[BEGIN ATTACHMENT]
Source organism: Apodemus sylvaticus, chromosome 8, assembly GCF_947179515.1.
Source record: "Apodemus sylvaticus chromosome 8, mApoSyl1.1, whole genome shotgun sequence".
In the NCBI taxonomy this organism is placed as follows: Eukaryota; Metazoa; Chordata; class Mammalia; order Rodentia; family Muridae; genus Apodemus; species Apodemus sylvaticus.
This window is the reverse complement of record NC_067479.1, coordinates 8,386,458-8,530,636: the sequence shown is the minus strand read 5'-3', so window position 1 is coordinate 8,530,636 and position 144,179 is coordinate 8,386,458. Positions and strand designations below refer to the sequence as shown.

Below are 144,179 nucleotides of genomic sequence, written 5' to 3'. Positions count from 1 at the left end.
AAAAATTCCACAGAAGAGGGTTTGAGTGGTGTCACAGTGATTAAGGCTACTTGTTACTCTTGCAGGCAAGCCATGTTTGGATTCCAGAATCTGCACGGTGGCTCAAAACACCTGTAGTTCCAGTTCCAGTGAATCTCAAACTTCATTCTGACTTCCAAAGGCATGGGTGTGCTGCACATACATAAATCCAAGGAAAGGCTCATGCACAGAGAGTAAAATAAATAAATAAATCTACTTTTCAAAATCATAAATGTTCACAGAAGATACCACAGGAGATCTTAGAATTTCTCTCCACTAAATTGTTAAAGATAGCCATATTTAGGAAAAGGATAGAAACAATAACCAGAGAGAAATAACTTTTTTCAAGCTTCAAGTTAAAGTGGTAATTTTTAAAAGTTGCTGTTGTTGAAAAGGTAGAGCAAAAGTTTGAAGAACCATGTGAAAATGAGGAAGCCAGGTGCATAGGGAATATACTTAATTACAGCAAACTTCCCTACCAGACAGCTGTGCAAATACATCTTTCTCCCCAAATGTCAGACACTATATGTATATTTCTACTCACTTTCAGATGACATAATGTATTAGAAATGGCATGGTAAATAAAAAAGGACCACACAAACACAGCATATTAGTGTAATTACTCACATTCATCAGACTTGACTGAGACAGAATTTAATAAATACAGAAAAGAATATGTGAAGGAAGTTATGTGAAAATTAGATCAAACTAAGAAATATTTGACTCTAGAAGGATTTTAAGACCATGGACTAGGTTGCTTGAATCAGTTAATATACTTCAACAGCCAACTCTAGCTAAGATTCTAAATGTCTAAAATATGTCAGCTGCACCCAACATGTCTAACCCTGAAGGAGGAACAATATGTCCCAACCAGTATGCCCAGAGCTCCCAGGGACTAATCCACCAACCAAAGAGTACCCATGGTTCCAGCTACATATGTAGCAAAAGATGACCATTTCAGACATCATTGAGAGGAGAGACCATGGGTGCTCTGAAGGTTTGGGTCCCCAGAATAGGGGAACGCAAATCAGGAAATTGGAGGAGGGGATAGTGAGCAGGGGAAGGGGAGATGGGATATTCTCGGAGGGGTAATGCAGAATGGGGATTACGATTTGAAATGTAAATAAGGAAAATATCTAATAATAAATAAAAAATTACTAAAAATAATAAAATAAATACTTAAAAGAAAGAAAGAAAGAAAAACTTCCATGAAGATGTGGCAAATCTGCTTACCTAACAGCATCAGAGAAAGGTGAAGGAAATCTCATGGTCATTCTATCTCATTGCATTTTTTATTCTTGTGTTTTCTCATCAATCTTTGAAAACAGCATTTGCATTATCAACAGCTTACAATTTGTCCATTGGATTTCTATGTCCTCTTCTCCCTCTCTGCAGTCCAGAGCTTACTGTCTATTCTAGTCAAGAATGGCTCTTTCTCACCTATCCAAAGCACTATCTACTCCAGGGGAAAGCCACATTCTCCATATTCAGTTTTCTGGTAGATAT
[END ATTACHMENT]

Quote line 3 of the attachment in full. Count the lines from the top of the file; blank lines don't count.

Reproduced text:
In the NCBI taxonomy this organism is placed as follows: Eukaryota; Metazoa; Chordata; class Mammalia; order Rodentia; family Muridae; genus Apodemus; species Apodemus sylvaticus.